Sellers Home Bookshelf: Episode 6

Bookshelf EP6 KF

This is an episode in a paid series. Want to watch it? You just need to sign up as a paid member and you can enjoy this video and many other videos we think you will love.

The last joinery section on the bookcase is to cap off the top with an overhanging piece parallel to the last cross-member and equidistant to the ends and sides. This piece relies on stopped housing dadoes to unite the top to the sides and the front, arched frieze which Paul screws and glues for added security and longevity. Paul uses wooden plugs to conceal the screw heads. This episode concludes all of the joinery elements of the project.


  1. William Dickinson on 20 August 2021 at 12:57 am

    Nice to watch you work.

  2. Otto Vanderkooi on 22 August 2021 at 4:27 am

    Thank you Paul,

    When you cut the housing dados on the top of the cabinet, one side wall was done with the chisel 1/16 away from the knife wall (outside walls) and the inside was done with the slightly slanted chisel. Is there a reason for the different techniques of the interior vs exterior walls, or just demonstrating different techniques. Thanks for the great series.

  3. Flemming Aaberg on 23 August 2021 at 9:58 am

    The wooden plugs concealing the screws – how were they made please

    • Stefano Passiglia on 25 November 2021 at 12:31 pm

      Take any pre-made dowel or a square stock of about the same dimension and shape it conical with a chisel. It’s very easy.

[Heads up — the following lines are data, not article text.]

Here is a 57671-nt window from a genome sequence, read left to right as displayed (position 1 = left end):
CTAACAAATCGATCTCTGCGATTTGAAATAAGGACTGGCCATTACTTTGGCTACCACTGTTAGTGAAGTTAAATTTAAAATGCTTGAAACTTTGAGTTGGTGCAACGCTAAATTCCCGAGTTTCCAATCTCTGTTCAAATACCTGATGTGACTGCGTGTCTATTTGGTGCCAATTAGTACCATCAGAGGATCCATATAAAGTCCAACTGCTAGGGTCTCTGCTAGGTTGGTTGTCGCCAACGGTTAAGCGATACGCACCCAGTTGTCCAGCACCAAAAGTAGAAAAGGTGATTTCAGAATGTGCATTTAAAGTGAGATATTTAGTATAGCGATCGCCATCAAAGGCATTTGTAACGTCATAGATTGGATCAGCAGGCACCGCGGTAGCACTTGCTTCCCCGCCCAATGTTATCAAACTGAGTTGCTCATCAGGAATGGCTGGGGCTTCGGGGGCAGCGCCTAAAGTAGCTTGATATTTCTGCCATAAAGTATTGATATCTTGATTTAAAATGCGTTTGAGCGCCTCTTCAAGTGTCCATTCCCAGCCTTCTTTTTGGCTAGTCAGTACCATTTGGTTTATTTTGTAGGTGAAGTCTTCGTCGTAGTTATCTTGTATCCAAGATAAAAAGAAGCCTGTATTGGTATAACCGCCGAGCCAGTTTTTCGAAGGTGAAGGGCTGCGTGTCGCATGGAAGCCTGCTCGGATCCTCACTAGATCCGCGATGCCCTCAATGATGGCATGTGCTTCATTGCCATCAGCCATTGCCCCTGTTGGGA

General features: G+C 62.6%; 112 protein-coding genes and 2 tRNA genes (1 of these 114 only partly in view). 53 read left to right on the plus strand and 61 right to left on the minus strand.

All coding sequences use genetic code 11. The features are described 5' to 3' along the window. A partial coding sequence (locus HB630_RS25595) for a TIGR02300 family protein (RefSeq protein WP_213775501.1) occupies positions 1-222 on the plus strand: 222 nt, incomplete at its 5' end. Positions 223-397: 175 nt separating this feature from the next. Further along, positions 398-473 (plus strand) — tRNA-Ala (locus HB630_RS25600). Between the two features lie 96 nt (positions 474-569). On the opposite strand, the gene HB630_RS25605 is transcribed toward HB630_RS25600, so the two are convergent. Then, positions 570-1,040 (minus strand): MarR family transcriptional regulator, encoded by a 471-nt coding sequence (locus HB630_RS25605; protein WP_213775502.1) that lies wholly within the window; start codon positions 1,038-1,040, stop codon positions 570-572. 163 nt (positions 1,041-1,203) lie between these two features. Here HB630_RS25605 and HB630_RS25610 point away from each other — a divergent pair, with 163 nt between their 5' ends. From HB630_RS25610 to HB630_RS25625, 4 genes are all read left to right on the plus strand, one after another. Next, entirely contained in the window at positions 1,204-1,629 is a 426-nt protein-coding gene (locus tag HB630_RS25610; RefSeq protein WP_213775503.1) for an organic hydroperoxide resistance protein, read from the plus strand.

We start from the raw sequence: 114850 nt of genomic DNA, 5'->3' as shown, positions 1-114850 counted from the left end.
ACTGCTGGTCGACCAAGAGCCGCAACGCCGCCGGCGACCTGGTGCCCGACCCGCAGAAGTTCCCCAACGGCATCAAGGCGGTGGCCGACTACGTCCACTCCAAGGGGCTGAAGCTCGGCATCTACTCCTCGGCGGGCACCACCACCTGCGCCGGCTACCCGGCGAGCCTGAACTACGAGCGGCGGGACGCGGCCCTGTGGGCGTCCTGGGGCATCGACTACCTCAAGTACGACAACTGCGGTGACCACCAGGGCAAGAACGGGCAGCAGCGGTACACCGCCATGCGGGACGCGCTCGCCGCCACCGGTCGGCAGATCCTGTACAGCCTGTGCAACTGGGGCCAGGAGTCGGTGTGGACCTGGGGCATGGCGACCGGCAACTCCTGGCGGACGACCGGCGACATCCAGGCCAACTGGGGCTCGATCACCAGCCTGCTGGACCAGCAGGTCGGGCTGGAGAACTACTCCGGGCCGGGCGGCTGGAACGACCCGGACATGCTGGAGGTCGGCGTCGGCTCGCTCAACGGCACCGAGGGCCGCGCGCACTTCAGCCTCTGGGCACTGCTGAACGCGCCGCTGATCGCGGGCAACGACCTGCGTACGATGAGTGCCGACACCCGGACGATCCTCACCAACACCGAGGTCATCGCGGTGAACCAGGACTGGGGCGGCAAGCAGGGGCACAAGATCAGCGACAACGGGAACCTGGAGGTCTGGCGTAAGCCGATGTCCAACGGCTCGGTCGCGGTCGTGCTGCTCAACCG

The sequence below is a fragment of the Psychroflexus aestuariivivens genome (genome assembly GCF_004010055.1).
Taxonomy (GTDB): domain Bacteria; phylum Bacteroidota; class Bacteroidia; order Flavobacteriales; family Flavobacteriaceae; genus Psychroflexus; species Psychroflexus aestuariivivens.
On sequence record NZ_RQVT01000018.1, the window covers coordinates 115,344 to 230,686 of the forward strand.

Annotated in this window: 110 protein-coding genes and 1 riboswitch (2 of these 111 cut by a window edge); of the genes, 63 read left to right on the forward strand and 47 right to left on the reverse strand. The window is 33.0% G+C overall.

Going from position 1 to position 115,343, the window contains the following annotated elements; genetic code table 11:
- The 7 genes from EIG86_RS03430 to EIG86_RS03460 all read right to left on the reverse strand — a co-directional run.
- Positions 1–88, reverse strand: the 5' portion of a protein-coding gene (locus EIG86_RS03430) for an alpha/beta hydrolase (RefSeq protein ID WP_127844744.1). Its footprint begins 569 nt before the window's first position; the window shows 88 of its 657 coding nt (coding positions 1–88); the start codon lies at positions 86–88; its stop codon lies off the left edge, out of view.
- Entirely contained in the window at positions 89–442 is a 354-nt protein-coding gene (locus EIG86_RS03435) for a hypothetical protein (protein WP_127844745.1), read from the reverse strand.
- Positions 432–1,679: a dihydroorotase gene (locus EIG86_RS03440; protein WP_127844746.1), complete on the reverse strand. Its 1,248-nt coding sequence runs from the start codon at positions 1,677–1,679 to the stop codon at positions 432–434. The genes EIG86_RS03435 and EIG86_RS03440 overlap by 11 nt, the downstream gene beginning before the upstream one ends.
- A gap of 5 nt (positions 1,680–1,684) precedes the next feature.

4. foz68 on 24 August 2021 at 8:29 am

    Just noting the luxury of having two hand routers; the Veritas version has a depth stop so I often set this when marking the depth of the housing dado, and then I can adjust the router down to final depth as I work.

    Cheers, Andy

  5. Colin Scowen on 24 August 2021 at 5:03 pm

    I agree, multiple routers are very useful. So I make wooden body ones and make the blade from a large Allen key. (Other keys are available 🙂 )

  6. Sven-Olof Jansson on 24 August 2021 at 7:57 pm

    Hej Flemming,

    With a plug/dowel cutter, I believe.

    Veritas offers a series that I’m pleased with. They deliver tapered plugs, which facilitates a very snug fit. There must be other brands as well, with products perhaps marketed as knot drill bits.

    Believe there is a video where Mr. P. Sellers demonstrates how to use these cutters; but if not, the cutter is fitted to a pillar drill, bored down into the plug providing material, after which the plugs are freed by sawing that piece. (Remember now that there is a video where this is done on a bandsaw, but which video? It’s not episode 6 of the desk chair project)

  7. Larry Geib on 24 August 2021 at 8:49 pm

    You can use a plug cutter without a drill press( pillar drill) by finding a bushing that fits the outside of the cutter and cementing it into a hole in a scrsp of wood to start the cutter. Hold or clamp that to the wood you are making the plugs from.
    Once you have started the hole you can use the cutter without the guide.

  8. David C on 11 September 2021 at 7:50 pm

    Will the top expand and contract with the seasons causing it to split since the screws are holding it in place?

    • Katrina Sellers on 24 September 2021 at 3:47 pm

      I asked Paul and he said:
      No, it is unlikely, most unlikely. The reason? There is enough play on the holes and the screws to take up the minor expansion or contraction that may or may not occur. This contrary grain direction would affect wood that was, say, twice as wide but over so short a distance and with so little moisture in the wood and the surrounding atmosphere there will be no issue.

Leave a Comment

You must be logged in to post a comment.